The city is working with Occupational Health and Safety on the investigation of the second deadly crash involving an ETS bus and a pedestrian. On Saturday, 13 year old Mariama Sillah, was killed in a cross walk in north Edmonton. That tragedy follows the October 4th death of 83 year old Mary Lynch who died near West Edmonton Mall under similar circumstances.
City manager Linda Cochrane did not have a lot to say when calling reporters together outside her City Hall office Monday afternoon. She said a lot of details need to be reviewed before the city can act on any remedies.
“What we’re contemplating, because this is the second incident in a short period of time is that with the help of Occupational Health and Safety we will do a complete review on our own, to see if there’s anything we can learn that we might not have known. If there is anything we will put into effect any practices that we need to. That is consistent with how we generally operate. But we’ll put an emphasis on it, based on these incidents.”
The union has mentioned a blind spot for the driver from the external rear view mirror that comes into effect, especially on left turns. “The blind spot issue is prevalent in all vehicles,” said deputy city manager Doug Jones who over sees operations for the city, including transit.
“We train our drivers to deal with blind spots, just as we train young drivers when they get their drivers’ licence.”
Jones couldn’t say if these two fatalities will have any effect on a new fleet of buses the city is in the midst of buying.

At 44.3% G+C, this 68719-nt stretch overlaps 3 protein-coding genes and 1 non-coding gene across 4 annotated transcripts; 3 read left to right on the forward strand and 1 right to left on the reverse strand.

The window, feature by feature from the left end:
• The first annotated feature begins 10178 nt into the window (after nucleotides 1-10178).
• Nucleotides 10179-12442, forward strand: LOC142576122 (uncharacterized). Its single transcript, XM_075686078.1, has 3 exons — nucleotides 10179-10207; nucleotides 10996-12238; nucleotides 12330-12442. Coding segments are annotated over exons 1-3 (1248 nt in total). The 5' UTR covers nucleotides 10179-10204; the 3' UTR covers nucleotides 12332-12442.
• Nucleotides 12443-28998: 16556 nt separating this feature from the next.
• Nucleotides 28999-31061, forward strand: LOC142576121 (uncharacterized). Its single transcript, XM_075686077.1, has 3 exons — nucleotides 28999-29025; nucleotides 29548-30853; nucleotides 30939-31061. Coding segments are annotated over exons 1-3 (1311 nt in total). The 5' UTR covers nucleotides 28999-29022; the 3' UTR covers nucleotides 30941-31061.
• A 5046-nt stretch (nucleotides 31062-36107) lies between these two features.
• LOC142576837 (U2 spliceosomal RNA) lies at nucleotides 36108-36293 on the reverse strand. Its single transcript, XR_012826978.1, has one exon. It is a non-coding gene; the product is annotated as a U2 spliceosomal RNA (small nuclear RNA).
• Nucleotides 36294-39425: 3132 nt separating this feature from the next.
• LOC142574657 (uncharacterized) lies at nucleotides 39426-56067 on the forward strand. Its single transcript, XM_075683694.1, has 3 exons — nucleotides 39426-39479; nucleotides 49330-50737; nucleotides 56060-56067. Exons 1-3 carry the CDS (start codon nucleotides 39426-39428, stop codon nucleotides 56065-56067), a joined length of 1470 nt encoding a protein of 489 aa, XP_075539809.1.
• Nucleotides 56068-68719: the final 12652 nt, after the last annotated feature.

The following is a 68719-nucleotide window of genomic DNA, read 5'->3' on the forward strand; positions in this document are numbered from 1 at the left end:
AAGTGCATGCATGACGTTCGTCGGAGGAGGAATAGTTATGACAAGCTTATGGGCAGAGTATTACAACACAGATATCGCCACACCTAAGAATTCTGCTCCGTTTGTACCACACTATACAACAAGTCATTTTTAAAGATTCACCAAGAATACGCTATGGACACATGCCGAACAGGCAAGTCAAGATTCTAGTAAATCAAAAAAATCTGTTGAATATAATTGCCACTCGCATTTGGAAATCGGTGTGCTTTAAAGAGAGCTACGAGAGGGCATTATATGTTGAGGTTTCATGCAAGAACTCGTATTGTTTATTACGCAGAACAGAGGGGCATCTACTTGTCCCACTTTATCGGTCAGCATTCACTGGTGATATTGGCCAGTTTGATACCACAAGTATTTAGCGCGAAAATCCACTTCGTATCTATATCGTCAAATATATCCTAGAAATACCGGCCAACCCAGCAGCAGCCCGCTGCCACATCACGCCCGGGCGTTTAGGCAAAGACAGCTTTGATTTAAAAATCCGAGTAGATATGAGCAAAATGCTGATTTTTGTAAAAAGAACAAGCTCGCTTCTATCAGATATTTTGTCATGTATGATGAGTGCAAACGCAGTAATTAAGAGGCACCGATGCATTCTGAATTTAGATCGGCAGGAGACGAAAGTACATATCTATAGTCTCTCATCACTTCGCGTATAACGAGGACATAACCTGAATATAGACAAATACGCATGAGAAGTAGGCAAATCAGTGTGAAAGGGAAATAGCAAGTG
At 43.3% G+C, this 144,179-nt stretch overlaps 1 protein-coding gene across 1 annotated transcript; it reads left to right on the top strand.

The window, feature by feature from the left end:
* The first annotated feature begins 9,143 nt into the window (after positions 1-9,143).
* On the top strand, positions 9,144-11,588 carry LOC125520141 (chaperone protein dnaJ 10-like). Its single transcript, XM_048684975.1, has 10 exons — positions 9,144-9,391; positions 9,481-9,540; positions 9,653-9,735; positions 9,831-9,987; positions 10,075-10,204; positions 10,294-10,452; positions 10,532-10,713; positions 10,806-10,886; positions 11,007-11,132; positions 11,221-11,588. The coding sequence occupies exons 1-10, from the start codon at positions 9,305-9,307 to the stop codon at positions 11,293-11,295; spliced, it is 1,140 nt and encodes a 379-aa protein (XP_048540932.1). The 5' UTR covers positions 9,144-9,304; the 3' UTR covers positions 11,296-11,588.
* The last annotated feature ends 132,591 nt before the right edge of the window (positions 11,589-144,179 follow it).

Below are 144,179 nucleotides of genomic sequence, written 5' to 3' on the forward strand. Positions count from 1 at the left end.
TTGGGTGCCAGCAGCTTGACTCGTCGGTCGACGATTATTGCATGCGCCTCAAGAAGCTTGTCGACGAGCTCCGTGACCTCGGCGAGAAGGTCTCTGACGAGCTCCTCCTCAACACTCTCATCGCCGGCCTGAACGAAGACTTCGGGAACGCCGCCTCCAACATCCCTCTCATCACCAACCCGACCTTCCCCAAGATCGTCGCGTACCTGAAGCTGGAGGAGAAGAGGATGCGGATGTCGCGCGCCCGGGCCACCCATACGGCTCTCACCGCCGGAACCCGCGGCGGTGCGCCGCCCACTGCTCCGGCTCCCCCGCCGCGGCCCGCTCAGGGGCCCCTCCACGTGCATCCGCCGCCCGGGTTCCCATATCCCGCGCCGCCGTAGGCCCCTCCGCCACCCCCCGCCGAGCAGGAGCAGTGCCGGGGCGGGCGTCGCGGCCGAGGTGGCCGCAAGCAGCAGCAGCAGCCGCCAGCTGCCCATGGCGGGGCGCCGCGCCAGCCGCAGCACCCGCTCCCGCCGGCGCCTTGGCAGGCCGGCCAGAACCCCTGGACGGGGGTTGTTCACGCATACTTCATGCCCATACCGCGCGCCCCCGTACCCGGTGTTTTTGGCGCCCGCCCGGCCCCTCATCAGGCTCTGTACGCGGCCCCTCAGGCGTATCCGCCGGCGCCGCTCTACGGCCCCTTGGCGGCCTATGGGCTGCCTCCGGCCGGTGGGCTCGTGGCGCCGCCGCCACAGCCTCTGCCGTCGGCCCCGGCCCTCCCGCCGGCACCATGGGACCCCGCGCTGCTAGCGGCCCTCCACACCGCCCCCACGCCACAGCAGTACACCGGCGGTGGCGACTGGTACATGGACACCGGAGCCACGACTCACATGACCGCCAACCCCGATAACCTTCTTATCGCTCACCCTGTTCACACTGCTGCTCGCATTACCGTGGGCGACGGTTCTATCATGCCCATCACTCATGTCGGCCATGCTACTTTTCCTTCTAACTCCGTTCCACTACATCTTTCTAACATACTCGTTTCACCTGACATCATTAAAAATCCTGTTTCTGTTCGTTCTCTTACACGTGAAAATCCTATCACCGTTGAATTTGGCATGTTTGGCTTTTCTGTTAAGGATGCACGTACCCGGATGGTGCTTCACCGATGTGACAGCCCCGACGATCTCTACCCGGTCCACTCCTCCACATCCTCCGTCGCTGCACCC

“The bus order that’s currently out, we are looking at all options. It is an industry issue and we’ll be looking for the manufacturers to see what they can do. What ever is available, we’ll take advantage of it but it’s not to say it’s going to be available for immediate manufacturers.”
“I can tell you administration will be looking at the left-turn issue,” said Coun. Dave Loken who has the lead on traffic safety issues for city council. “The union has raised it. I’ve raised it with the Canadian Urban Transit Association. I have not received any information back from them as to whether this is an issue anywhere else.”
“I don’t really want to comment too much on an on-going investigation except that it’s a terrible tragedy and we’re all feeling it around here.”
Other questions being raised include if drivers should make it a practice of honking the horn as they make a left-hand turn, or if a speaker system should be attached to the bus’s exterior to alert pedestrians.
Edmonton police have not released word on any possible charges.